Now that we have the site loaded up into our code-editor, we will want to demo it to make sure it's working properly. To do this, there is a very handy VS Code extension called Live Server which you can download by following the link. Once the extension is downloaded, you should see a "Go Live" option in the bottom bar of VS Code at the very bottom of the screen. If you see this option, you are good to move on.



VS Code Editor With Live Server Installed.


On the left side bar, double-click the file "index.html", this is the main page of your website, and the one we will want to display. The file should appear in the main view of the text editor. Now, with the file open, click the "Go-Live" button on the bottom bar.


The website should now pop up in your browser window! You are now ready to start customizing it to make it your own! Keep in mind, this site is just visible to you and your computer, it isn't online... yet.



Default Template Site.

Making It Your Own



We will start by changing out the text in the"title" tag, as well as the "h1" tag of the header. We will comment out a few nav items which we won't be needing.



Changing the title of the site.



Comment out sections of code by highlighting and holding Ctrl+/ (or Cmnd+/ on Mac).

Next we will change out the main heading of the site to our desired text, we can do this by editing the tags of the banner section as seen below.



Changing the main text of the banner.



We'll now continue through the code, changing the call to action banner and button to something of our choosing.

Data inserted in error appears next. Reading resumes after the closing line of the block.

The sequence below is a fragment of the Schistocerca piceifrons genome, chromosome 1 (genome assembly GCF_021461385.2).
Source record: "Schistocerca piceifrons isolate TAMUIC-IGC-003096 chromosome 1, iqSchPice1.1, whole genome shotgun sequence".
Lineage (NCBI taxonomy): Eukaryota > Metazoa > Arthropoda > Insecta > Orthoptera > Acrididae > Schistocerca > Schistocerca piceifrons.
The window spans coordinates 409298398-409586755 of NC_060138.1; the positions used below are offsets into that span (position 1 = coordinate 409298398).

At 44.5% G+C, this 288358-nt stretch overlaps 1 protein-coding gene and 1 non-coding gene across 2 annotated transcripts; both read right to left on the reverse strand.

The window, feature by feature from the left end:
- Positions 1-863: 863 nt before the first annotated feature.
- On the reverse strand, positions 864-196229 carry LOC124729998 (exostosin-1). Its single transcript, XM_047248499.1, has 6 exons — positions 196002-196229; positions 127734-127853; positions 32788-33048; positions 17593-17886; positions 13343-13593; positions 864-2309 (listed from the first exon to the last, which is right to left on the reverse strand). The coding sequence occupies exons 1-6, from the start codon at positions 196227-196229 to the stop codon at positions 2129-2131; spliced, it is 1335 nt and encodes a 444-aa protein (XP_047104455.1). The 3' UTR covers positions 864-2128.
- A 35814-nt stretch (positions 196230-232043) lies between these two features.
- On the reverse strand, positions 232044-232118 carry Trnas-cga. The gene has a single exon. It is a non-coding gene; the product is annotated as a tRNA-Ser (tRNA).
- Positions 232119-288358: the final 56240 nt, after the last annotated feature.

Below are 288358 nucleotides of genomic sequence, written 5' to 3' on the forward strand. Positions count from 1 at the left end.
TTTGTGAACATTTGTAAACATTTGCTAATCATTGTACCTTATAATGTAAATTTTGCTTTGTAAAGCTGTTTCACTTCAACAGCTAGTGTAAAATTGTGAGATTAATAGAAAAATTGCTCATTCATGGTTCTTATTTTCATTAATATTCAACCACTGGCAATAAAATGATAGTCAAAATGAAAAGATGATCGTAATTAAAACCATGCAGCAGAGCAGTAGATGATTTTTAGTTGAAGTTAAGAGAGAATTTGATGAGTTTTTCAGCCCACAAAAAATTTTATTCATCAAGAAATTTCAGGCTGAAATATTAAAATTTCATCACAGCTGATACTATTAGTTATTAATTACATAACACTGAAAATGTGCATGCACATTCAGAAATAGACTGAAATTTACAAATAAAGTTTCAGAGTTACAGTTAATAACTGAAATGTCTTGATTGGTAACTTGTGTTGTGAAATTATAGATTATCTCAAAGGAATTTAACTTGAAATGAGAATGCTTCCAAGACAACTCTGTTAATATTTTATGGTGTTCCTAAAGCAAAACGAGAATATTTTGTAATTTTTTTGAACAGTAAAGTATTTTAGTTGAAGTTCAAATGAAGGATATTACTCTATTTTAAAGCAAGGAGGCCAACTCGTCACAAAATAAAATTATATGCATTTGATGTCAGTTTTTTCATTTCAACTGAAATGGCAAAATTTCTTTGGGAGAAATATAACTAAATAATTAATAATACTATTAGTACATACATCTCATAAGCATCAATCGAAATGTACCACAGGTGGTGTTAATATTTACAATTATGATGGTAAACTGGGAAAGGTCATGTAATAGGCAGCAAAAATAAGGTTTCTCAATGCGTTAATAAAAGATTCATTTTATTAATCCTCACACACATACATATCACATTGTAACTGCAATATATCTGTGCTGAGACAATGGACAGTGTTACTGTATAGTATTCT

Call To Action Section.


Moving on through the file, we can edit the icon display section by swapping out the text as we have done before, and including new Font-awesome icons of our choosing. We can edit the icons by replacing the default "fa-check" icon class with any icon class available on font-awesome. I used the "fas fa-laptop" classes to give you an example, but feel free to cruise over to the font-awesome link and pick out any icons of your liking. Simply pick an icon, click it, and copy the class names given in the icon code. Then, replace the "fa-check" in your code class with the new classe(s) you copied.


Replacing text and icons.



The theme comes with a default portfolio section, but we'll need to adjust it with the images and text that we'd like to include on our site. We can add images by dragging an image of our choosing into the "images" folder of our project. We will also need the change the reference to the image in our code.


Adding new images to the portfolio section.

We can even add links to our own social media pages by editing the links in the icons in the footer. We do this by adding an address to the "href" tags of the icons. Navigate to your own twitter account for example, and copy the address of the page to the href tag shown below. There we have it, the twitter logo now links to the twitter page! You can go ahead and change the links of the remaining icons to to your own pages as well. If the social media icon you'd like to display isn't in the default template, go back to font-awesome and find the icon you'd like to put in!



Editing the social media links.


This should give you a great start to having your own personal website. There is obviously infinitely more options for you to customize and I hope you will do some of your own research to get your page looking just the way you want!

In Part 2 of this post, I'll go over exactly how we can put this code on GitHub, and deploy the site online for the world to see!

I hope this pointed you in the right direction for exactly how a website is created, and made you realize it's really not that scary!

 

See you in the next one,


Dare


JOIN THE CONVERSATION

2 Comments

Darian

Coming out next week!

June 25, 2019, 7:19 p.m.

C.amos

Can’t wait for part 2!

June 25, 2019, 12:56 p.m.